Re: 3rds, 5ths, etc.


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Posted by JerryP on December 31, 2000 at 14:53:24:

In Reply to: Re: 3rds, 5ths, etc. posted by Bob 'Skippy' Blechinger on December 30, 2000 at 09:33:08:

:
>>>can someone please explain to me how you determine a third, fifth, and seventh of a root note?<<<

<<: It's easiest to explain if we think of a piano keyboard:

: Third - 2 whole steps or 4 half steps above the root (tonic), i.e., C to E;

: Fifth - 3.5 whole steps or 7 half steps above the tonic, i.e., C to G;

: Seventh (Minor) - 5 whole steps or 10 half steps above the tonic, i.e., C to Bb

: Seventh (Major) - 5.5 whole steps or 11 half steps above the tonic, i.e., C to B

: Bob>>>


Brett,

Everything Bob told you was absolutely correct, but I don't know how much theory or other training you've had in music. To move a a whole step up or down, move TWO frets up or down. To move a half step up or down, move ONE fret up or down. Two half steps, obviously, equal one whole step.

An interval of 1&1/2 whole steps is called a minor third. An interval of 2 whole steps is called a major third. Building up by major and/or minor thirds above the Tonic creates the basic characteristic of a chord and, if applicable, the added seventh. Be careful not to confuse an interval (a Major third, e.g.) with the note value in a given scale or chord. E is the Third--which happens to
be a Major Third, or 2 whole steps, above the Tonic--in the C Major scale.

It takes three notes to comprise a chord: the Tonic (I or root), the Third (III)and the Fifth (V).

Chords have one of four basic characteristics:

*Major = Tonic, Major Third (up 2 whole steps) and minor fifth (up 1&1/2 whole
steps more). C Major = C-E-G (1st inversion = E-G-C; 2nd inversion = G-C-E).

*Minor = Tonic, minor third (up 1&1/2 whole steps) and MAJOR Fifth (up another
2 whole steps). C minor = C-Eb-G (1st inversion = Eb-G-C; 2nd inv. = G-C-Eb).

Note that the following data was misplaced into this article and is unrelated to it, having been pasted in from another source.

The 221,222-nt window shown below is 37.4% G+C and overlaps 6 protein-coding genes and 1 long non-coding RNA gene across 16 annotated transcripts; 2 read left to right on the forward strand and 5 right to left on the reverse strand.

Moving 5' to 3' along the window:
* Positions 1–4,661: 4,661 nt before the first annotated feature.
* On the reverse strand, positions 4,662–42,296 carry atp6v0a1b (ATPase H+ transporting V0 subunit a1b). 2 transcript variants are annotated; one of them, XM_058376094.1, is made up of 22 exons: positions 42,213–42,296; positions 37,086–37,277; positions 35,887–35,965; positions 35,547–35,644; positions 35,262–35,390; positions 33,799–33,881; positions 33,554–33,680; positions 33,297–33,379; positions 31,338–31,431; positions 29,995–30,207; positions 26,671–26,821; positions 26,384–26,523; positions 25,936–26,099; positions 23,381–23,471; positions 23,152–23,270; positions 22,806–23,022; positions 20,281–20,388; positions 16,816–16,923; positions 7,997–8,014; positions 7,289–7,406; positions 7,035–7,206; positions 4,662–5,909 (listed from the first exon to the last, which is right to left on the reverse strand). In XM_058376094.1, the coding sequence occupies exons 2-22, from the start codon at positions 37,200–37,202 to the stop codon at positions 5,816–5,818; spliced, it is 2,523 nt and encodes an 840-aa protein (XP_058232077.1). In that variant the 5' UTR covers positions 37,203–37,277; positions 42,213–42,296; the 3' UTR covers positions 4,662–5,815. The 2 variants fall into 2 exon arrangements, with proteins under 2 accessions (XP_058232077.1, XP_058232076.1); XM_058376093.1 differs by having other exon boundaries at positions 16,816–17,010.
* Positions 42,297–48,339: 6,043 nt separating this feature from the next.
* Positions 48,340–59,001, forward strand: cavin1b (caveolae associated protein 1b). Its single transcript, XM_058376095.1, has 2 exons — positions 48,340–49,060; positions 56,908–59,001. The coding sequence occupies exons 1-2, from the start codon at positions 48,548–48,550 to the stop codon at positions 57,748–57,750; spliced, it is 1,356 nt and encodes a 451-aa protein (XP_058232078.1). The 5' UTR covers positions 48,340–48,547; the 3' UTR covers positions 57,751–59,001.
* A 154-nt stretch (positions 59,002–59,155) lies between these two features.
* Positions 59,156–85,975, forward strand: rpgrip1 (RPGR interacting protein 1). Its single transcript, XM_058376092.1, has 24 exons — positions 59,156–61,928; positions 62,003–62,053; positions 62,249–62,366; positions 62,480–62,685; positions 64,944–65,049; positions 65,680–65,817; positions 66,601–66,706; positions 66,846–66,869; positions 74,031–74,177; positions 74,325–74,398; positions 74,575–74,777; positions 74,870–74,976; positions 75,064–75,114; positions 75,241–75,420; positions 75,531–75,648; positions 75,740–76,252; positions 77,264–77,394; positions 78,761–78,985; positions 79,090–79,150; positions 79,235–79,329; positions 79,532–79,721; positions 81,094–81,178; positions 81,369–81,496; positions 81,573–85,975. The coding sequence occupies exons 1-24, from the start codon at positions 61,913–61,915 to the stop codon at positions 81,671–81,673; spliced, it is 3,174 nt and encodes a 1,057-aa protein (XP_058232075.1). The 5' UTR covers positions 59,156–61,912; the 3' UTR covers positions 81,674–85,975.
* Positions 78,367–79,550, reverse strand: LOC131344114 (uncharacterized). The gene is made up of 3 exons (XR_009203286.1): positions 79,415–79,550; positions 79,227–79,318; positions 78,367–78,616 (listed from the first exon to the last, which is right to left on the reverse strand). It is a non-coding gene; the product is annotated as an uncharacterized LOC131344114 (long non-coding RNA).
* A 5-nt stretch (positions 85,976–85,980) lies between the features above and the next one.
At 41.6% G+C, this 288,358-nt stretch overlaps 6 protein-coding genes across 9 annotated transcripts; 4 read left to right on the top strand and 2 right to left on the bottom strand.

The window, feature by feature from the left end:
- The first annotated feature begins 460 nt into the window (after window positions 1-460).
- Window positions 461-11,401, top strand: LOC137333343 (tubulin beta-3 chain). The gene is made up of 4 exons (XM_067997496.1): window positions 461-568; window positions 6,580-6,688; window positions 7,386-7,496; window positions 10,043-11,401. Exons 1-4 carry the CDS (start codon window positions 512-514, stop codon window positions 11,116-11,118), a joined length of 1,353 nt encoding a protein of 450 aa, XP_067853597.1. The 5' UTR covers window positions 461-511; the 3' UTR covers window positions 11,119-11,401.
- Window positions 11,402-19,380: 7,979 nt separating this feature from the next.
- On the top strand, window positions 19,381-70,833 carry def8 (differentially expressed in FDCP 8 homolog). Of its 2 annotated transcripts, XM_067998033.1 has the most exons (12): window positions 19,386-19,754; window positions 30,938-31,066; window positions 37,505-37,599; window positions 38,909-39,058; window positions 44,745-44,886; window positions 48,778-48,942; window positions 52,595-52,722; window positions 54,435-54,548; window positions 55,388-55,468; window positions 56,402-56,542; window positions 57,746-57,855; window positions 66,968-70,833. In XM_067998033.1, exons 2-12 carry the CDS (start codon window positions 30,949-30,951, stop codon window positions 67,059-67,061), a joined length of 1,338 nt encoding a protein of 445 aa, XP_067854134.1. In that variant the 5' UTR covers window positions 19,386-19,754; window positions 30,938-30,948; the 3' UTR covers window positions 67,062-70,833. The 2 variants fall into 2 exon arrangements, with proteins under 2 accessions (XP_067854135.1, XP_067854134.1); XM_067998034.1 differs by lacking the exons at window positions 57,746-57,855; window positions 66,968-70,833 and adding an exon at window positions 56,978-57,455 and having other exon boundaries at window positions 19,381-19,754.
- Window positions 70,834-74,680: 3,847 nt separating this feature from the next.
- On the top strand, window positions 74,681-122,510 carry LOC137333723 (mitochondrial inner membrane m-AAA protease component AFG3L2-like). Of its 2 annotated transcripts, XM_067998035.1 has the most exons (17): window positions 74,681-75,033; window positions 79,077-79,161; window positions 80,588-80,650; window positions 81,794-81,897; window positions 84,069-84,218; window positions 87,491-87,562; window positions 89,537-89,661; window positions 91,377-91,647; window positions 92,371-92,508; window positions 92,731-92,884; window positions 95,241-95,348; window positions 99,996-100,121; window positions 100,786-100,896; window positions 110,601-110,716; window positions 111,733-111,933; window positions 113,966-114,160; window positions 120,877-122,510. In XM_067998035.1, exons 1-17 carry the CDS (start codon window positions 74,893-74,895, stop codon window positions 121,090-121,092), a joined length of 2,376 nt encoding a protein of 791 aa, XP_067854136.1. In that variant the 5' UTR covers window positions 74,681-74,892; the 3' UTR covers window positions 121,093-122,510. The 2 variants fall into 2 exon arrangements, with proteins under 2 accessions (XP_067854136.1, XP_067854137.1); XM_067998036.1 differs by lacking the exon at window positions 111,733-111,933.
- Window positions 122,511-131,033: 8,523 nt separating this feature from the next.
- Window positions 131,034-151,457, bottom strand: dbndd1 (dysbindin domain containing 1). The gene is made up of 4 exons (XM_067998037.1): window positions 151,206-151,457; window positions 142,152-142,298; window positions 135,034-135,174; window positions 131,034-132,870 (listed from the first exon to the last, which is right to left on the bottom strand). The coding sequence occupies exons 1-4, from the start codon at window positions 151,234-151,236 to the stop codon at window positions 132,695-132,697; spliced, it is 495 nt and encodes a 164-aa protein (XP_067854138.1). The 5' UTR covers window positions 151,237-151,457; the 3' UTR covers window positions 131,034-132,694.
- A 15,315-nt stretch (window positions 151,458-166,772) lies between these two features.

*Augmented = Tonic, Major Third (up 2 whole steps) and Major Fifth (up 2 more
whole steps). C Aug (or C+) = C-E-G# (1st inversion = E-G#-C, etc.).

*Diminished = Tonic, minor third (up 1&1/2 whole steps) and minor fifth (up
1&1/2 whole steps). C dim = C-Eb-Gb (1st inversion = Eb-Gb-C, etc.).


Sevenths can be added to further color any of the four, basic chords types; but:

*minor sevenths (1&1/2 whole steps--or a minor third interval--above the Fifth)
are often added to Major (C-E-G-Bb), minor (C-Eb-G-Bb), Augmented (C-E-G#-B)
and diminished (C-Eb-Gb-Bbb, or A) chords.

*Major sevenths (2 whole steps--or a Major third interval--above the Fifth) are
usually added to Major (C-E-G-B) chords.


IMHO, for guitarists and especially for bassists, practicing the arpeggios of these chords, seventh chords, their inversions and their related pentatonic (5-tone) scales, going both upward and downward on the neck (from open E to Eb at the 11th fret of your E string, and vice versa), is far more important than practicing diatonic (7-tone) scales. It will teach you chords, intervals and relative positions on the neck of your instrument. Combine that with learnng to read the notes that comprise those chord tones and pentatonic scales, and you'll have as wonderful knowledge of the absolute positions on your neck. At that point, only the time value of notes and some musical notation conventions are needed to become an much-envied sight reader. Don't be dissuaded until that happens, however; just learning those intervals and chord values will significantly improve your ability to undertand the key signatures in which you play and to improvise parts.

Keep layin' that groove!

JerryP


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